Monday, 11 March 2013

Road Trip

Okay, I can do a road trip. Sunday was my experiment with long distance driving solo in my truck. I drove down the Pincher Creek on Highway 2, then drove back up on the Cowboy Trail. Leaving at around 10:15 AM, in total it was a five hour drive but I stopped in Pincher Creek for an extended lunch. No beer, just coffee and seafood fettuccine. On the way back I detoured out to Bragg Creek, just for the heck of it.

I learned a few things about driving long haul on my own. First of all, and most importantly, I learned that I can do it. With the wheelchair crane, seat lift and hand controls I can, for the moment, independently get into my truck and hit the open road. I am still mobile; I can still go when and where I want.

The next thing I learned is that I need to use cruise control a lot more. For much of my driving life I have not used cruise control. I've always preferred the feeling of the gas pedal and brake, the sense of contact with the road and my vehicle, that awareness that comes through sensing the motion and pulse of the road beneath the wheels. Holding the hand control for the gas pedal for long periods of time is extremely tiring. I need to use the cruise control more often, switching to hand controls when road conditions demand it. If I have to do a long stretch with only hand operated acceleration, I will need to rest more often.

Thirdly, I learned I have to go slower. I need more time, if only a fraction of a second, to respond to changes on the road with the hand controls. Today I had an occasion to have to slow down rapidly. My instinctive reaction was to move my foot. Of course my foot didn't, and for a moment I had to think about what to do. Given that reaction, I need to be sure I have extra space and time when I need it.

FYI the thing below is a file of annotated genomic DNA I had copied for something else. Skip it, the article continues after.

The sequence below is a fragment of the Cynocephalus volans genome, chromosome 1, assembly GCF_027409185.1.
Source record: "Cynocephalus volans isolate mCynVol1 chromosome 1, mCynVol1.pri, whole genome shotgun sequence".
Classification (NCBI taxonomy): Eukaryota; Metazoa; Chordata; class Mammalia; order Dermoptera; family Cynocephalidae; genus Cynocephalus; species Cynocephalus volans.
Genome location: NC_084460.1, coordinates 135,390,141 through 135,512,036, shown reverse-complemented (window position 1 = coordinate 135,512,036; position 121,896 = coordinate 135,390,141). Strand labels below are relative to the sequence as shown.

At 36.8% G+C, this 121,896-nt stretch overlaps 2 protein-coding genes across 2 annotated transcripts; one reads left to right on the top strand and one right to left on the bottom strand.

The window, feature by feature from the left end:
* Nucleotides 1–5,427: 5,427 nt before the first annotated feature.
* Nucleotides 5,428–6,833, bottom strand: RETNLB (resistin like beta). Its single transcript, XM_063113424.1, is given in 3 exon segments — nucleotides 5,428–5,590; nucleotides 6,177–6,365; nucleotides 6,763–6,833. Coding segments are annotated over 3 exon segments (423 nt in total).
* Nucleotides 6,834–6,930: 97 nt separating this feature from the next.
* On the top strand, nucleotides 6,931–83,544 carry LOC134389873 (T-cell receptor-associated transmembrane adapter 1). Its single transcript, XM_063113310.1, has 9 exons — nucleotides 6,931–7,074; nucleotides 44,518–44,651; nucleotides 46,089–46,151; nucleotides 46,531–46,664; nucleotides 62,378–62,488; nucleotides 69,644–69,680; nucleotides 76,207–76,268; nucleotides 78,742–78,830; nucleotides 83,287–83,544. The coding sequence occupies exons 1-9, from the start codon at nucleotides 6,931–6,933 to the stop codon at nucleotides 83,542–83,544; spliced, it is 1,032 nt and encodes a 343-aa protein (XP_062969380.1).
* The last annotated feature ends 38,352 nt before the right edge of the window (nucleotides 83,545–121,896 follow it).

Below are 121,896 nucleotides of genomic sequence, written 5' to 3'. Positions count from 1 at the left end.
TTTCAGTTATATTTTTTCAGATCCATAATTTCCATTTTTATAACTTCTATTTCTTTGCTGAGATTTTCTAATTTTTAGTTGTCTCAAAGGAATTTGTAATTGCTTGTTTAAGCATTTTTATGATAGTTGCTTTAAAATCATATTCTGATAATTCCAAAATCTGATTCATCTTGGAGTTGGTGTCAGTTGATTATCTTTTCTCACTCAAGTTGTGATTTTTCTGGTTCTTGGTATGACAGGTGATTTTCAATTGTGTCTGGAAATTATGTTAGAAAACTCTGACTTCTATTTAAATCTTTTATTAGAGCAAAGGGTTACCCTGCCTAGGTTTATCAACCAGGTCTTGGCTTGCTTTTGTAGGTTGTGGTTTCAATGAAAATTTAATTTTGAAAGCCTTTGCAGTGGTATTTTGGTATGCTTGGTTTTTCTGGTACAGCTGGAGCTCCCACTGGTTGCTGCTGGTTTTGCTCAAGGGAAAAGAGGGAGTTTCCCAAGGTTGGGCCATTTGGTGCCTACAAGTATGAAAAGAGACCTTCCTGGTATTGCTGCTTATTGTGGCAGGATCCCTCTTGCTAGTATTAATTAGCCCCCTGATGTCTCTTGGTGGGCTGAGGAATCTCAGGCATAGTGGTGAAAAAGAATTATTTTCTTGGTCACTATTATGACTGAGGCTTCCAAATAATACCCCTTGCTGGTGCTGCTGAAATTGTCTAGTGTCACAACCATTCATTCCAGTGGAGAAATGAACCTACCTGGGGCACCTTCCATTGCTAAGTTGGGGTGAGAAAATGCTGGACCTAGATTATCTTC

Fourth, I learned that driving along with a coffee in hand is pretty much impossible. From this point on if I am driving, I have to stop, and I mean really stop, in order to enjoy a Timmies. I simply don't have enough hands to drive at the ready, be on the brake, and use the hand accelerator while holding a hot coffee. I didn't try it today; I imagined what I might do had that been the case. I didn't like the possibilities. So now a stop for coffee means parking the truck and enjoying it and then heading out again.

Finally, I learned that my days will be shorter. My own sense is that I could still do Calgary to Vancouver in a day. Now, though, it makes more sense than ever to take a little extra time, be a little safer, and get a bit of rest along the way. Being tired is an unnecessary risk; it means staying somewhere along the way, going slow and enjoying the ride.

Now, if someone comes along with me and shares the driving, so much the better.


  1. Good experiment Rick. And I toohope you can find a friend to help you make the drive or can you do it with Ricky?

  2. Ricky is flying down on the 16th. He has some things happening that week.

  3. Exciting! Does that mean I am not hoping in vain to see you on the island at some point?

  4. No, Mary, you are not hoping in vain. It is a real possibility these days. I need to get to Vancouver first, then figure stuff out.